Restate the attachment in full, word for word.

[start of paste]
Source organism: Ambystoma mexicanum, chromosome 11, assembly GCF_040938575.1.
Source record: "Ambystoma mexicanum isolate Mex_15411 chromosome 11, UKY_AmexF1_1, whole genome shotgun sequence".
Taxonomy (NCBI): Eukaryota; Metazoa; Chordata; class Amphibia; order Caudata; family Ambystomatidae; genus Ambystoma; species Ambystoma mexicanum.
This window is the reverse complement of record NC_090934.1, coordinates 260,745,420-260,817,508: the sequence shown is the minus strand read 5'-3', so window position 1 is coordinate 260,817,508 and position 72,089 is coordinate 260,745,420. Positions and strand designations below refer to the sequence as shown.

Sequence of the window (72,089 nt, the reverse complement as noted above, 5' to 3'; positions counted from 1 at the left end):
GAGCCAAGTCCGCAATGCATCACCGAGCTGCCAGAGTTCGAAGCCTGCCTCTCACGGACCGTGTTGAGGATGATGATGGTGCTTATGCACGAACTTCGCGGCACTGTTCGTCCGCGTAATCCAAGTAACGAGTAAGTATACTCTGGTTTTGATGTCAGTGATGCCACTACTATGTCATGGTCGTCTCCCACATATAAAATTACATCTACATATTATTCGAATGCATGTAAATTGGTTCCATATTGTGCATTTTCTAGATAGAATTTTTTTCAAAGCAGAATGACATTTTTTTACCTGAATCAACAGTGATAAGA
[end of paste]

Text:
Source organism: Ambystoma mexicanum, chromosome 11, assembly GCF_040938575.1.
Source record: "Ambystoma mexicanum isolate Mex_15411 chromosome 11, UKY_AmexF1_1, whole genome shotgun sequence".
Taxonomy (NCBI): Eukaryota; Metazoa; Chordata; class Amphibia; order Caudata; family Ambystomatidae; genus Ambystoma; species Ambystoma mexicanum.
This window is the reverse complement of record NC_090934.1, coordinates 260,745,420-260,817,508: the sequence shown is the minus strand read 5'-3', so window position 1 is coordinate 260,817,508 and position 72,089 is coordinate 260,745,420. Positions and strand designations below refer to the sequence as shown.

Sequence of the window (72,089 nt, the reverse complement as noted above, 5' to 3'; positions counted from 1 at the left end):
GAGCCAAGTCCGCAATGCATCACCGAGCTGCCAGAGTTCGAAGCCTGCCTCTCACGGACCGTGTTGAGGATGATGATGGTGCTTATGCACGAACTTCGCGGCACTGTTCGTCCGCGTAATCCAAGTAACGAGTAAGTATACTCTGGTTTTGATGTCAGTGATGCCACTACTATGTCATGGTCGTCTCCCACATATAAAATTACATCTACATATTATTCGAATGCATGTAAATTGGTTCCATATTGTGCATTTTCTAGATAGAATTTTTTTCAAAGCAGAATGACATTTTTTTACCTGAATCAACAGTGATAAGA